The world of friendship and social status can be a challenging one for young adolescence. Adults often struggle with the question of, ‘Should I intervene in a child’s friendship problems?’ The reality is, kids need adult support and insights when it comes to navigating the choppy waters of friendship, especially when certain friendships turn out to be weapons in disguise.
Using friendship and social status for manipulation is often referred to as relational aggression. Though it can be confusing at first, kids can learn to recognize it when they see it. By teaching kids that tactics like social exclusion, threatening to take away friendship, and spreading rumors are unacceptable, kids can make a conscious choice to move away from friends who use these behaviors.
As parents, you can help your children by teaching them that anger is a normal, natural, human emotion and how to be angry effectively. By modeling assertive communication skills yourselves and accepting anger when it is respectfully expressed, you indirectly teach your children mature relationship behaviour.
Most importantly, we all need to teach students how to know what a good friend is: talk about how real friends use kind words, help when you need it, and care about your opinions and feelings. Fostering discussions and careful consideration of the values involved in making and maintaining healthy friendships is one of the most important things adults can do to help kids choose friendships wisely.
In support of all of this, and to conclude my series on the sense of awareness our students have of the world around them, Lily, one of our Grade 7 students has created a presentation of poetry which truly underpins what goes through the minds of many of our teenagers here at ISBerne. As with the poems from Oliver and Abby last week, if you know Lily and see her around the school, you might want to thank her for her courage in presenting her inner most thoughts to our community.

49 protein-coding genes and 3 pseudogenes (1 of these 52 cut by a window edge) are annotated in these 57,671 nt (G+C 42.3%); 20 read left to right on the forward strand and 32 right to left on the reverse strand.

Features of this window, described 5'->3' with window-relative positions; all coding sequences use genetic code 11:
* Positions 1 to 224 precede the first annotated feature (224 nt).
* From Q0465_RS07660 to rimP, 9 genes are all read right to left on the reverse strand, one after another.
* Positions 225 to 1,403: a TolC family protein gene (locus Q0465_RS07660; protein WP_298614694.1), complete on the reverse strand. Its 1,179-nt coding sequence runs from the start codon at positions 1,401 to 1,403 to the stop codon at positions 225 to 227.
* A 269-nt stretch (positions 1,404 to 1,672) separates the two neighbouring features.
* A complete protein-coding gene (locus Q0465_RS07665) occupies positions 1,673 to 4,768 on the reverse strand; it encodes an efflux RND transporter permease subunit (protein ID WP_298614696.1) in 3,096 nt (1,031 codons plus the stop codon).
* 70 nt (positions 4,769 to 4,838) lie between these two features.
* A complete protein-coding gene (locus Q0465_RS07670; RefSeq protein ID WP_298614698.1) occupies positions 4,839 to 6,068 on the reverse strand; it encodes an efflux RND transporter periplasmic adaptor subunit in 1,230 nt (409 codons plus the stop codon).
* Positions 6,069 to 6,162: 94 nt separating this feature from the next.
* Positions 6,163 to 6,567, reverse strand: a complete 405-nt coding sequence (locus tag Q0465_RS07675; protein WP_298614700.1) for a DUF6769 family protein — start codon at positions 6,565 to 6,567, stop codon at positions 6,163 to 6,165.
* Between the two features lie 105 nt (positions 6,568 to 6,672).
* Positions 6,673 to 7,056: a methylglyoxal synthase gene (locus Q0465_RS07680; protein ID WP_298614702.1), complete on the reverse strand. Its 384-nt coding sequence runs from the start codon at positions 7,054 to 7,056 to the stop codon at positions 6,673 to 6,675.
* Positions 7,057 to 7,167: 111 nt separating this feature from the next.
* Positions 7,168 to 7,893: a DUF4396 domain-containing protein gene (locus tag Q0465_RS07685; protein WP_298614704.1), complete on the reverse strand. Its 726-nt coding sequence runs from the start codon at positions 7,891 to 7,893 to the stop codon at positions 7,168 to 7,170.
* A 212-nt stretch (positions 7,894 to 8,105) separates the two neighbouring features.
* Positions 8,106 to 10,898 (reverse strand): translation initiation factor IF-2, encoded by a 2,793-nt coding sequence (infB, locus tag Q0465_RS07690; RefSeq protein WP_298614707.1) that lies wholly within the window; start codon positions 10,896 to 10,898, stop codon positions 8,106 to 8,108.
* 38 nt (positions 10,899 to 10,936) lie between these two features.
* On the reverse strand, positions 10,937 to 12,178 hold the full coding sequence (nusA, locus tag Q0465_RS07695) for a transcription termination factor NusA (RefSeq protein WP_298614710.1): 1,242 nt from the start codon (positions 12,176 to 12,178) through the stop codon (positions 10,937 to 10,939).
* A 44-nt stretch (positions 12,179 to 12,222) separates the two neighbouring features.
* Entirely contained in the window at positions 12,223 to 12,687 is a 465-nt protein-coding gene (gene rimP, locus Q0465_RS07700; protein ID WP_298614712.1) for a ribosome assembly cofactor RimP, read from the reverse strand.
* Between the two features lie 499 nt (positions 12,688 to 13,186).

View Video Here:
Another fruit from the Grade 5 PYP projects, STOP TECHING!, examines how technology affects our daily functioning, for better or worse.
Nathan Brady and Ayush Pannu, from Grade 5, via the Exhibition Action component of the PYP project, hope to raise awareness regarding the impact communication technology has on our daily lives. They have created, written, filmed, directed, edited, and posted a video to youtube in order to spread awareness.
Gigi Perret, for her Grade 5 PYP project, has investigated the value of online communities to prevent feelings of isolation. One component of this personal investigation was to create this stop motion lego video, starring Brick, to educate kids on the numerous themed communities available.
ROBERT CAPA 100 is an exhibition sponsored by the Embassy of Hungary. Scheduled to be on display at ISBerne from 26-28 May, the exhibition reconstructs the life of Robert Capa through his iconic photographs and personal documents and celebrates the 100th anniversary of the greatest war photographer of all times.The following review was submitted by ISBerne student, Leone Chaillet, grade 9Robert Capa
“The Greatest War photographer in the World”